Fig. 2: Kidney cancer diagnosis performance of the model and radiologists.
figure 2

a The ROC curves of the model and the performance of the six radiologists are plotted for each tumor subtype. For the three RCCs, the results of testing the model on the TCIA dataset are also plotted. b Confusion matrices for the model and individual radiologists. Comparison of the sensitivities (c) and specificities (d). P values were calculated using the two-sided permutation test.

To explore the generalizability of our model to different populations, we evaluated the model on an independent test dataset from The Cancer Imaging Archive (TCIA)25, which is a large public repository for research on cancer images. We collected 184 multi-phase CT scans of patients with renal tumors (163 ccRCC, 14 pRCC, and 7 chRCC). The cases of oncocytoma and AML are not available in this repository. We included cases with at least three CT phases for the study. The ROC curves on this test set are shown in Fig. 2a. The model achieved the average AUC of 0.855 (95% CI, 0.763–0.940), and the accuracy of 0.64. See Supplementary Figs. 2 and 3 for the precision–recall curves and the confusion matrix of the model. These results demonstrated that the model trained on the data collected from our hospital generalizes to the independent test set from different populations.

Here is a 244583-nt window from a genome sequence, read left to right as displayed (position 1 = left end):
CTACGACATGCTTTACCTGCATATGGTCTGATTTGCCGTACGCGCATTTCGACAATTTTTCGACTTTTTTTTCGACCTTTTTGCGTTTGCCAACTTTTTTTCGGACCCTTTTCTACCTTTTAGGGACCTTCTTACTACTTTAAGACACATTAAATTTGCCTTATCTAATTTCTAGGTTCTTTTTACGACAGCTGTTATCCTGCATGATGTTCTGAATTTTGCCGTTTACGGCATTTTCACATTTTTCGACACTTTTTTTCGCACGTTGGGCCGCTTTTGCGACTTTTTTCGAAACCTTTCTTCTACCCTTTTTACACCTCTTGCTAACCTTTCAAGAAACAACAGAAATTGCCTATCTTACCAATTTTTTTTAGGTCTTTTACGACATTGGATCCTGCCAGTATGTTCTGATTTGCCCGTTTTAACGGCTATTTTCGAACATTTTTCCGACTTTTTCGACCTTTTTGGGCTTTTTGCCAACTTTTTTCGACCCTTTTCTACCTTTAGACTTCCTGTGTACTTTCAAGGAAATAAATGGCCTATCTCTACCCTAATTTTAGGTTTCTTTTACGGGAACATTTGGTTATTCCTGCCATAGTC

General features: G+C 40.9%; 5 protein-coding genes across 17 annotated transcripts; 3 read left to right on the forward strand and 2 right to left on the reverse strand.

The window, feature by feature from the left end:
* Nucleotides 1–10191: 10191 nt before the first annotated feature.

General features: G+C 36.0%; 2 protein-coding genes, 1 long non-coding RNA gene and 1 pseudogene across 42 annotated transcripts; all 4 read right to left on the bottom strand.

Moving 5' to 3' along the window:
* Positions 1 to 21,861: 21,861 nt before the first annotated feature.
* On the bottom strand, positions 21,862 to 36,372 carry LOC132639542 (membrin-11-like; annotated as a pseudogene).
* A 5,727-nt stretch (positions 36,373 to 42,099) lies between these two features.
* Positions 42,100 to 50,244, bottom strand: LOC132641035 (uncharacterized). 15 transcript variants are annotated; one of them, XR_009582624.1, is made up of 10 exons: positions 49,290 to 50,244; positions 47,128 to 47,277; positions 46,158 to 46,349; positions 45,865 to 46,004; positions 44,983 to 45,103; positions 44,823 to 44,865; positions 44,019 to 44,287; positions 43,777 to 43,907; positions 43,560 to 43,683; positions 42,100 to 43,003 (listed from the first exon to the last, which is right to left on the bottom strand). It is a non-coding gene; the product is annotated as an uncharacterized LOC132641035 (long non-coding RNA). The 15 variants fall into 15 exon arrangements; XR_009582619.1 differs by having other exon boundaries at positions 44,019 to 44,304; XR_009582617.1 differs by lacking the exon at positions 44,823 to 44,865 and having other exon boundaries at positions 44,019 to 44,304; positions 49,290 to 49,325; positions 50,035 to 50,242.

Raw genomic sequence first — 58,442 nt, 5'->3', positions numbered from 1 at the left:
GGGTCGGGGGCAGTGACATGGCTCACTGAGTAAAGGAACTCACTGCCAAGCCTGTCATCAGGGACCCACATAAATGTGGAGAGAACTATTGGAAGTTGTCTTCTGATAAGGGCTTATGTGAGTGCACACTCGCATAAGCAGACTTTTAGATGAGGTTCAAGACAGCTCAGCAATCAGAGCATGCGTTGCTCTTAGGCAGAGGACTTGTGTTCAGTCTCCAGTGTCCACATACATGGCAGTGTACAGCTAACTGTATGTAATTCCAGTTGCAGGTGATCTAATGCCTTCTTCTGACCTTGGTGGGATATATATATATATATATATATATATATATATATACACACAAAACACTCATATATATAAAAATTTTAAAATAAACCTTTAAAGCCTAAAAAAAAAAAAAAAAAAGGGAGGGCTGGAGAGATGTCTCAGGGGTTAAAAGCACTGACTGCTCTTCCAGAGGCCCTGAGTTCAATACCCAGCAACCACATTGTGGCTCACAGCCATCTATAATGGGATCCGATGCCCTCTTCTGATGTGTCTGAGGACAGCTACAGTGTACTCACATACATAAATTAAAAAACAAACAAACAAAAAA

For the diagnostic performance comparison with radiologists, 40 cases (19 ccRCC, 14 pRCC, and 7 chRCC) were reviewed by the six radiologists. Supplementary Tables 2 and 3 provide the patient demographics, the number of individual tumor subtypes and CT phases, and the manufacturers and model names of the CT scanners for the full and radiologist-reviewed test sets. The ROC curves of the model and the performance of the radiologists are presented in Fig. 3a. The model achieved an average AUC of 0.863 (95% CI, 0.753–0.954) and performed on par with the radiologists. The points for the top-1 and top-2 performance of the average radiologist fell below the ROC curves of the model for pRCC and chRCC classes. Figure 3b shows the confusion matrices of the model and all individual radiologists. We observed that at least five chRCC cases were misclassified by radiologists, while only three chRCC cases were missed by the model. The model achieved the accuracy of 0.75, which exceeded the average top-1 accuracy of radiologists (0.63) and was slightly lower than the top-2 accuracy of radiologists (0.79). The model showed statistically significant improvement in top-1 sensitivity (P = 0.0112) for chRCC class compared to the average radiologist (Fig. 3c).

Fig. 3: Performance comparison on an independent test dataset.
figure 3

a The ROC curves of the model and the performance of radiologists on the dataset from The Cancer Imaging Archive (TCIA) are plotted. This dataset contains three RCC subtypes. b Confusion matrices for the model and individual radiologists. Comparison of the sensitivities (c) and specificities (d). P values were calculated using the two-sided permutation test.